What Does the World Think of Steward Theology?

By Dr. Scott Rodin    

An encouraging report from my travels in China and Egypt


It happened again. In the past two weeks I witnessed how God used the message of the journey of the faithful steward to touch and change lives in two diverse and challenging cultural contexts. I have seen it before in Australia, the Philippines and Canada, and with teams from South America, Eastern Europe and West Africa. Now here it was again.

From September 19 – 30, I traveled to China and Egypt on behalf of The Steward’s Journey. My main goal was to build key relationships for teaching on this thing we call ‘steward theology’. If you follow this blog and the work of The Steward’s Journey you know what that means. In short, it is the message of freedom and joy that comes when we embrace the call to be stewards, acknowledging that everything in the entirety of our lives belongs to God who simply asks us to be faithful and trust him to provide.

In China the door is opening wide for this message. Chinese pastors are refreshed when the burden of caring for the explosive growth of the church is lifted and replaced by the freedom to be a steward leader and trust God for the energy, safety and resources to do their work. For Christian business owners it is the message of turning their business over to God, relinquishing the control that has them in bondage and enjoying the freedom to do their work God’s way. For NGO leaders it is the first time they have heard that there is a difference in raising kingdom resources in a Biblical, God-pleasing way, that brings joy to their work and freedom to their giving partners.

Wherever this message is heard, it is bearing fruit. In China there is a robust website and a micro blog to keep the message accessible and fresh. Imagine Chinese Christians being able to log on to a Chinese website and learn the freedom of joy of the journey of the faithful steward. It is happening today, and in the past 15 months it has received over 1 million visits! In the next ninety days, three of my books will be published in China in Mandarin. God is opening doors and the message of steward theology is changing lives.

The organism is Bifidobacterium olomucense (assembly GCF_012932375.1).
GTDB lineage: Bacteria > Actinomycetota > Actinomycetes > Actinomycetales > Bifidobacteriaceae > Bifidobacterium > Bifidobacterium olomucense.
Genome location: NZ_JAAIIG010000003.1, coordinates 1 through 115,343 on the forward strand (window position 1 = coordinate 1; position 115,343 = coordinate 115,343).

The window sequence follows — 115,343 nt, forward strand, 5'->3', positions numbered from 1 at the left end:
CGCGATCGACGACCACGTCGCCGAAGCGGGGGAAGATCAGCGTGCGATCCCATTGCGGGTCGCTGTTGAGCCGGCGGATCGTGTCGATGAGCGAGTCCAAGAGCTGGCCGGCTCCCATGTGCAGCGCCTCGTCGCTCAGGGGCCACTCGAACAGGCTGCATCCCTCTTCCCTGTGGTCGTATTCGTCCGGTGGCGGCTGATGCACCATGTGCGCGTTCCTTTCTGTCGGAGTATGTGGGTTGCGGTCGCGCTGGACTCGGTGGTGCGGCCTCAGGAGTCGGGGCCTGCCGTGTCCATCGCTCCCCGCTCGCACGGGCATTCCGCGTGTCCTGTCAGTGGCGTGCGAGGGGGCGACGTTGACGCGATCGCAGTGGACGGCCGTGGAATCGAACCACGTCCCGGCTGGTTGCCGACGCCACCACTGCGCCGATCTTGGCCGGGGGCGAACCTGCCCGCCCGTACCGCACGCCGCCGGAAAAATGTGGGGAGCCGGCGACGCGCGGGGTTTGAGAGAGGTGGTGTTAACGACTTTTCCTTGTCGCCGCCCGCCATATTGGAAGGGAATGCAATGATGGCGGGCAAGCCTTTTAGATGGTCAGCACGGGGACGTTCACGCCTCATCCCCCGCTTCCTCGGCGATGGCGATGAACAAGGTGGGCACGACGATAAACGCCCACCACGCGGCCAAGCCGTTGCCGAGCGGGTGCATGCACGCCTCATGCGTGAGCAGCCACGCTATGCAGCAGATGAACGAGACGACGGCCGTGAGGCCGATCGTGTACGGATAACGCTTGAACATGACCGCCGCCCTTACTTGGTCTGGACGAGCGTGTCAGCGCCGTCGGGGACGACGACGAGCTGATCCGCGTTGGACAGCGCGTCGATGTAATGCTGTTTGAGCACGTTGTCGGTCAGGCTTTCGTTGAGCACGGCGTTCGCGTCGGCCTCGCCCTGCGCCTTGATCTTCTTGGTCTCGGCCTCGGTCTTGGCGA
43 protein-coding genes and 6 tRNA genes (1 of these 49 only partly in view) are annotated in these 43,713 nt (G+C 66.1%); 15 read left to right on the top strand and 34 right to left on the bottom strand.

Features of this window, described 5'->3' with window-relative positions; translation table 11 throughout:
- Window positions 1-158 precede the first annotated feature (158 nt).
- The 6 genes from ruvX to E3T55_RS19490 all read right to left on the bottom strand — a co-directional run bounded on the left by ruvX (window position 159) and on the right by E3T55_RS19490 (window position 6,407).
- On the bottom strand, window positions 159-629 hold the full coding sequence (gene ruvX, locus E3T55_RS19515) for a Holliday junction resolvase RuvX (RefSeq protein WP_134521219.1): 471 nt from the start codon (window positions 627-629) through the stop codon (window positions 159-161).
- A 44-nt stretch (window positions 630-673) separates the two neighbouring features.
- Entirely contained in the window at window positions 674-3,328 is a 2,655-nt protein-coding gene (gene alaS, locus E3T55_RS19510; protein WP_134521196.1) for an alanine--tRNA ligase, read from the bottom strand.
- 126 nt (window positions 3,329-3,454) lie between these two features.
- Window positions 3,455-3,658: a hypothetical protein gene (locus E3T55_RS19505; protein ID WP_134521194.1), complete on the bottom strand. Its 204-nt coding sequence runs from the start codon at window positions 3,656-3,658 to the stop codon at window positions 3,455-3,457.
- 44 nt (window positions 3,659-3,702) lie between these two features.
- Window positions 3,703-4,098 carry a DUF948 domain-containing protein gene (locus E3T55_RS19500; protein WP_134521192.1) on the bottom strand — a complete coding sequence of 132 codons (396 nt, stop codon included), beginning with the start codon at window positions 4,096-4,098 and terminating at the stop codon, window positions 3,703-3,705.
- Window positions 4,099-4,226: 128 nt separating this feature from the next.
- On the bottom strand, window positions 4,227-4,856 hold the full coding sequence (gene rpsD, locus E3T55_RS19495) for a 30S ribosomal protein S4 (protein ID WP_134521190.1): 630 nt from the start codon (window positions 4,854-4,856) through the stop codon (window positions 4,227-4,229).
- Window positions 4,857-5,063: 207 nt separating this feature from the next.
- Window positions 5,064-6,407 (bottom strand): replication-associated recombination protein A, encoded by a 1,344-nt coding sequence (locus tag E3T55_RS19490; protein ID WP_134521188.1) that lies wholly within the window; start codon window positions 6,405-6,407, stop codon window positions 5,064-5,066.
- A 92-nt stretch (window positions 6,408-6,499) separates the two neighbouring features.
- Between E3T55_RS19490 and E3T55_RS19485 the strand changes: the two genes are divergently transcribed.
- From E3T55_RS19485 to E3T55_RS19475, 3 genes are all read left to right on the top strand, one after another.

The following week I traveled to Cairo and had the supreme privilege of spending three days with pastors and seminary teachers from a leading evangelical seminary in the Middle East. As I stood in front of these dedicated brothers and sisters I wondered how this message might be received. I wondered if the context of their challenges might be so different that that connection would be lost. I had seen God use this message powerfully in so many different cultural settings…but Egypt?

Yes, in Egypt. The response was overwhelming. “We need this teaching in Egypt.” I heard that from large church pastors to teachers providing biblical training in some of the remotest places on earth. The message of freedom and joy lifted burdens, broke chains and renewed spirits. I was deeply humbled to be the imperfect conveyer of God’s truth to these wonderful people. We hope to provide training resources, online courses and curriculum in Arabic for their long-term use, and throughout the Arab speaking world.


As I traveled home I asked this questions again – what is it about this message that is so powerful, so universal in its impact and so deeply appreciated by God’s workers? I believe in part it is its simplicity and its profound connection with our deepest struggles. When we talk about the ‘two-kingdoms’ and the bondage it brings, everyone knows exactly what we mean. In every culture we can name our second kingdom stuff and we know in our spirit the damage that stuff wreaks on our life and work. The opportunity to be set free is welcomed in every language and corner of the world.

The majority of leaders I speak to nod in affirmation at the simple phrase, “we can become so busy doing the work of God in the world that we have no time left for God to do His work in us.” The loss of intimacy with God because of our busyness seems to be a universal malady. To be set free to make that intimacy the leader’s highest priority is greeted with joy. We speak about how we can tie our identity to our jobs, which leads to burn out, fear and a heightened sense of defensiveness. The opportunity to be set free in the certain knowledge that our identity is in Christ alone brings a sense of release and relief to so many with whom we work.

And the freedom continues for all seven chains; playing the owner, living in two-kingdoms, experiencing stagnancy in our relationship to God, losing our identity in our job, using people for our own ends, becoming complacent about our care for creation and all God’s resources and facing our spiritual battle with fear and apathy. In every place we have taken this message, leaders are acknowledging that they are bearing many or all of these chains. The enemy’s work knows no geo-political, ethnic or cultural boundaries.

And God’s mighty work through the Holy Spirit to bring freedom and joy and equip His people for dynamic service is equally boundless. Thanks be to God for His provision for His people in the powerful name of Jesus through the power of the Spirit.

I hope you are encouraged by this report. And I pray that you are experiencing that same freedom and joy in your own life. What chains need to fall for you…today? Thank you for your partnership in his ministry, and God bless you on your own journey of the faithful steward.

Dr. Scott Rodin    

Dr. Rodin is the Founder and Content Expert of the Center for Steward Leader Studies. He also serves as President of Kingdom Life Publishing and Rodin Consulting Inc.

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